“While mo­ti­va­tions change, you have to have a passionate idea of why you’re do­ing some­thing, so you can draw on those thoughts when you’re in dire need of a boost. Look­ing back at every­thing I’ve learned, key as­pects are things like de­vel­op­ing strate­gies to over­come ob­sta­cles, and adopt­ing an attitude of never giv­ing up. Those are all things that I trans­late now into my [jew­ellery] busi­ness, and my per­sonal life and re­la­tion­ships.”

It’s a steely de­ter­mi­na­tion that’s not only car­ried her through en­durance races, but helped her over­come per­sonal chal­lenges, too. After her mum suf­fered a dev­as­tat­ing brain in­jury early last year, Lisa be­came her full-time carer, health ad­vo­cate and emo­tional sup­porter.

She’s can­did about the toll it’s taken on her own well­be­ing, but as she jug­gles de­mands at home around run­ning a busi­ness and keep­ing her other ven­tures afloat, she’s long let go of the pres­sure to strive for per­fec­tion.

“I’m of­ten on the com­puter un­til 11pm, which I know wreaks havoc with my body,” she says. “It’s not ideal at all but at the moment it’s some­thing that just has to be done. I do no­tice I don’t func­tion as well with less sleep, but most of us have that com­bi­na­tion of work pres­sures and fam­ily stuff that we have to work around. It’s about try­ing to bal­ance the ‘bad’ with the good stuff.”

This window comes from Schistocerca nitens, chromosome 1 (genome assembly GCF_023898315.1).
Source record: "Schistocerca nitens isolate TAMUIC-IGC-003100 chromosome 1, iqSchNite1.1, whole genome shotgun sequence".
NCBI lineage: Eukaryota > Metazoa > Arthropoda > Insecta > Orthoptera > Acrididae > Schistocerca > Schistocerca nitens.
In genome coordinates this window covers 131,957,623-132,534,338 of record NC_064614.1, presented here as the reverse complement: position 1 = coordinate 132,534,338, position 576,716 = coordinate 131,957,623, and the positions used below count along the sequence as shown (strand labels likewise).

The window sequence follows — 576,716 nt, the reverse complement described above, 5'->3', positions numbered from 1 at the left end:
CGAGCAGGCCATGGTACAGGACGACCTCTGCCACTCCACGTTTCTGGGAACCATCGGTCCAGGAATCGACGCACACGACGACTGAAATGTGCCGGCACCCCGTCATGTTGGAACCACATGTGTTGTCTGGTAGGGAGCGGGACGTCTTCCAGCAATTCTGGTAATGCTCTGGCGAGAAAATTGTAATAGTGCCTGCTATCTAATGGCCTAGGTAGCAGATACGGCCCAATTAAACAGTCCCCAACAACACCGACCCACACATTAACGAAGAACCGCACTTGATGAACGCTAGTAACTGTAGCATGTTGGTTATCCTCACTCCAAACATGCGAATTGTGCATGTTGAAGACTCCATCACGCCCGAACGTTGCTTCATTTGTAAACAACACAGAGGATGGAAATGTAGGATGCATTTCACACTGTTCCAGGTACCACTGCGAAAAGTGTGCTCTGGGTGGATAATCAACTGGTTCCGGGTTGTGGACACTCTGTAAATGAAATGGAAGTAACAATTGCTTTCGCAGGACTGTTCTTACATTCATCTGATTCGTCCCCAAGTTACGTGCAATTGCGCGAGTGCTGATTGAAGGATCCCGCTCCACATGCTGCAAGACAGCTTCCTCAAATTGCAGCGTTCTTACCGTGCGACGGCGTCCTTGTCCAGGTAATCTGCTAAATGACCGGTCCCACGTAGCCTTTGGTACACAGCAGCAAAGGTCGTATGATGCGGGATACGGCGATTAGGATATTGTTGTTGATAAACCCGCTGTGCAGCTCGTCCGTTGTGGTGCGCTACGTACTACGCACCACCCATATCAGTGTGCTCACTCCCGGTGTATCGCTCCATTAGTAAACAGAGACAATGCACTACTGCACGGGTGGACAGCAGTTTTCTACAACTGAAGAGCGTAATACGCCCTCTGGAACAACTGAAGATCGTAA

Noth­ing comes ‘nat­u­rally’

Out on the run­ning track, she might make it look easy, but sports-mad Lisa in­sists that she’s not nat­u­rally gifted when it comes to tack­ling marathons. Fol­low­ing a test to mea­sure her ath­letic skills, she was told she’s tech­ni­cally be­low av­er­age for en­durance abil­ity.

“I have no run­ning talent what­so­ever!” She laughs. “I’ve had asthma my whole life, and my lung ca­pac­ity is re­ally small.

“I could never go very fast, but I found I could go long dis­tance. I al­ways found that my asthma was bet­ter in hot and dry cli­mates, so I ended up sort of spe­cial­is­ing in run­ning in the desert!”

She knows all about the hard slog of build­ing up run­ning abil­ity, and passes her im­mense knowl­edge on to the range of be­gin­ner and ex­pe­ri­enced ath­letes she coaches.

“I teach peo­ple to avoid all the things I used to do wrong in my early days,” she says. “One thing I al­ways tell peo­ple is that do­ing mas­sive amounts of mileage isn’t nec­es­sary. Train­ing too much is a com­mon mis­take a lot of ath­letes make, and it leads to adrenal fa­tigue and in­juries. I can read my body now so that I know the dif­fer­ence be­tween when I’m just be­ing lazy or when I need a break, but it’s taken a long time to get there.”

With a lot of her own run­ning goals now ticked off, Lisa is look­ing for­ward to try­ing her hand at other types of fit­ness, and work­ing on build­ing flex­i­bil­ity and strength. “As I get older, it’s more im­por­tant for me to re­tain mus­cle, co­or­di­na­tion and bal­ance,” she says. “I want to see how fit I can be as I age

– I want to be ripped and ath­letic at 70!”

‘Some­times you win, some­times you lose, and you have to learn not to beat your­self up too much’